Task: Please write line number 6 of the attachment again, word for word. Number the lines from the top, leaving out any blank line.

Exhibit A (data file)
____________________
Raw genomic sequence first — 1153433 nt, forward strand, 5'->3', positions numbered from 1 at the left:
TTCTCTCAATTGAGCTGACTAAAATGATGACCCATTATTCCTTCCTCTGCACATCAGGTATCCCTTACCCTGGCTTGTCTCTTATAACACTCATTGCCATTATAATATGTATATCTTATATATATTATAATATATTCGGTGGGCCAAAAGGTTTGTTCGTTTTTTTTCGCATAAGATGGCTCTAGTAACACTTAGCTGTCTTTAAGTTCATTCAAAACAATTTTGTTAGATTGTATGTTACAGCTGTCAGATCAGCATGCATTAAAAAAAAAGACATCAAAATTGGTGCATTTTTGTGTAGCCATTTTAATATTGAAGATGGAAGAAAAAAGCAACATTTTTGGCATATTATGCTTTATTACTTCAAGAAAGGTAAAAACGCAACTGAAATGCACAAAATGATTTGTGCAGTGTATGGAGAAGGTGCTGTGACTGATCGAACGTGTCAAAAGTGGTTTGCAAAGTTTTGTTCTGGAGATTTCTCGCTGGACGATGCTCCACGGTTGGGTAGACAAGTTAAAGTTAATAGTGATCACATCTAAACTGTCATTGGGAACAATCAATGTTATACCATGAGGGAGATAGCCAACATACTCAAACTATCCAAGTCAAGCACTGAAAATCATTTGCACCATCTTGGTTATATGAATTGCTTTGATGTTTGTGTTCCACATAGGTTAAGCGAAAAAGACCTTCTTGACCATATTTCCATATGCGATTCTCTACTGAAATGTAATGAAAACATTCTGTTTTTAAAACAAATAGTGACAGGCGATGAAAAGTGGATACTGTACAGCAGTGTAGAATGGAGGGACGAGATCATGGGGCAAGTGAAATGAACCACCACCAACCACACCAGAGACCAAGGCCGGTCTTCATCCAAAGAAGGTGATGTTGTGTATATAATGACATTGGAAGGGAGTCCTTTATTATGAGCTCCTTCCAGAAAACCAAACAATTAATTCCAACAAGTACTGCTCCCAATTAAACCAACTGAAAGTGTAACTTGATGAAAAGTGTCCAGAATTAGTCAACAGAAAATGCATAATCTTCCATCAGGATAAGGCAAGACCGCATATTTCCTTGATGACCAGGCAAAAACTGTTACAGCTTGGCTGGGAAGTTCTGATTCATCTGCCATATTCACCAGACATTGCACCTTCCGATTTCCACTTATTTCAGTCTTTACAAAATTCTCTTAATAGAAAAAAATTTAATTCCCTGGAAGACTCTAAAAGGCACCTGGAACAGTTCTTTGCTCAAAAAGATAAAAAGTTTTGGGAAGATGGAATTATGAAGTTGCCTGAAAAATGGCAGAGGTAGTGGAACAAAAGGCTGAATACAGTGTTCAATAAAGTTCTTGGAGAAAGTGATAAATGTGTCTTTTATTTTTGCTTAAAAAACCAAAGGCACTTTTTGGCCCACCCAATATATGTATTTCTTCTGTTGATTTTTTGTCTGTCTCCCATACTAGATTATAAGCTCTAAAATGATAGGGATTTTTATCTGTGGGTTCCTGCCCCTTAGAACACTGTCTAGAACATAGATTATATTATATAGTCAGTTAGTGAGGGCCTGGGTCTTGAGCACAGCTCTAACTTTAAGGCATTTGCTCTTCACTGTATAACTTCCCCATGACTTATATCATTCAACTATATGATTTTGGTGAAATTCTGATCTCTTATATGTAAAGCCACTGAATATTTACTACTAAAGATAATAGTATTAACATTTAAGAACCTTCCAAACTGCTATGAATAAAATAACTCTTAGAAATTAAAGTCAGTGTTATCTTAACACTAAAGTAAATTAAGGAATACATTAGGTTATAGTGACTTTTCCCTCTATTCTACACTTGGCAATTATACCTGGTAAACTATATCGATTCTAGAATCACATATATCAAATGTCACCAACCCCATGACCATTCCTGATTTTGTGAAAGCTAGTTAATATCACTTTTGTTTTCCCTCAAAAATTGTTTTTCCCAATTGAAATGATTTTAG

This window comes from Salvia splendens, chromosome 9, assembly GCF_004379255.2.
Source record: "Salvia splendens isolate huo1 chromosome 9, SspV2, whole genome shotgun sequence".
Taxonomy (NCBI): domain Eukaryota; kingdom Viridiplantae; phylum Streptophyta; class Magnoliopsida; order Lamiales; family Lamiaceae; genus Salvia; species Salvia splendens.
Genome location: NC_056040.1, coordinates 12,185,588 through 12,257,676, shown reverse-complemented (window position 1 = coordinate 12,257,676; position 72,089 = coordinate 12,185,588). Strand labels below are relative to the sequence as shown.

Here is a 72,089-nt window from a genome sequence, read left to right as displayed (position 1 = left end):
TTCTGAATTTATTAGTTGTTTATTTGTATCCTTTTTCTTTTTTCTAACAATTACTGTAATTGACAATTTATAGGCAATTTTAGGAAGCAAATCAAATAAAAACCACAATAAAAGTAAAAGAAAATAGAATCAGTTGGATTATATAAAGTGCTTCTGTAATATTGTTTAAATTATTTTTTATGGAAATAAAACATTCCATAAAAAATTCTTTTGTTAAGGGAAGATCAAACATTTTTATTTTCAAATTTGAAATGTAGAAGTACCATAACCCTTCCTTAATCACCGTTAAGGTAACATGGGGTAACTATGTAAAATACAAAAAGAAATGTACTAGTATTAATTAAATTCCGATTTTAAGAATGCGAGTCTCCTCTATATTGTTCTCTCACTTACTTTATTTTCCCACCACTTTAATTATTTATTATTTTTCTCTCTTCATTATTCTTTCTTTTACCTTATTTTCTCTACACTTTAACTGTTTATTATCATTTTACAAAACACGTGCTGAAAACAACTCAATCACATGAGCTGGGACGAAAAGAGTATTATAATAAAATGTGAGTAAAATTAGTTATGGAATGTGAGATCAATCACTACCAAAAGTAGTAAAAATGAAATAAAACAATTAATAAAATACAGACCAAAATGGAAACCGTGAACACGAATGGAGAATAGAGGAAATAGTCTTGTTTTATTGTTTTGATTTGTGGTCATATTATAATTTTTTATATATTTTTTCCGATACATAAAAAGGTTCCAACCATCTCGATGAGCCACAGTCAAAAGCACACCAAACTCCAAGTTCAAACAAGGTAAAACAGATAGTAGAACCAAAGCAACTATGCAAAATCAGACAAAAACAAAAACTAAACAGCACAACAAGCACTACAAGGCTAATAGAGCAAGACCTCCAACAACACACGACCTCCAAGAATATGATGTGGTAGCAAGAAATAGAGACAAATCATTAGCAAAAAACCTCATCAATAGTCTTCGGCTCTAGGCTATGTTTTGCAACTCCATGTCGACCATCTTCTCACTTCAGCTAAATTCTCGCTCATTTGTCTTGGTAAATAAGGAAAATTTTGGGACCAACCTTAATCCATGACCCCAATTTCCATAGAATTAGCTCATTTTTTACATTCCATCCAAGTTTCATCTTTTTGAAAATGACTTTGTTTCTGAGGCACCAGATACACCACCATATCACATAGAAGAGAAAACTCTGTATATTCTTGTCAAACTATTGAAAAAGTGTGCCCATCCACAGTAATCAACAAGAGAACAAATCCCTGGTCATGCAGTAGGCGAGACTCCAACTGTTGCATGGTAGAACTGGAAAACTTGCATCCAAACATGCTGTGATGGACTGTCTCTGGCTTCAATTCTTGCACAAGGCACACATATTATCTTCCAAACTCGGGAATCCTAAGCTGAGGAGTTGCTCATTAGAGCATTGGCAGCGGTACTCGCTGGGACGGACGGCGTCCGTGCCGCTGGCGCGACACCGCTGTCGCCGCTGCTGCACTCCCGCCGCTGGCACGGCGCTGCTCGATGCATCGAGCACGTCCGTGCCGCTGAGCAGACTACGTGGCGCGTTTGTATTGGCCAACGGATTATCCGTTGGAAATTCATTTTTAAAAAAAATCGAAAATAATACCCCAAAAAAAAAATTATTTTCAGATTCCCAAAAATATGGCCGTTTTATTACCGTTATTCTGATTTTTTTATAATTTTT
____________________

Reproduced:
Genome location: NC_056040.1, coordinates 12,185,588 through 12,257,676, shown reverse-complemented (window position 1 = coordinate 12,257,676; position 72,089 = coordinate 12,185,588). Strand labels below are relative to the sequence as shown.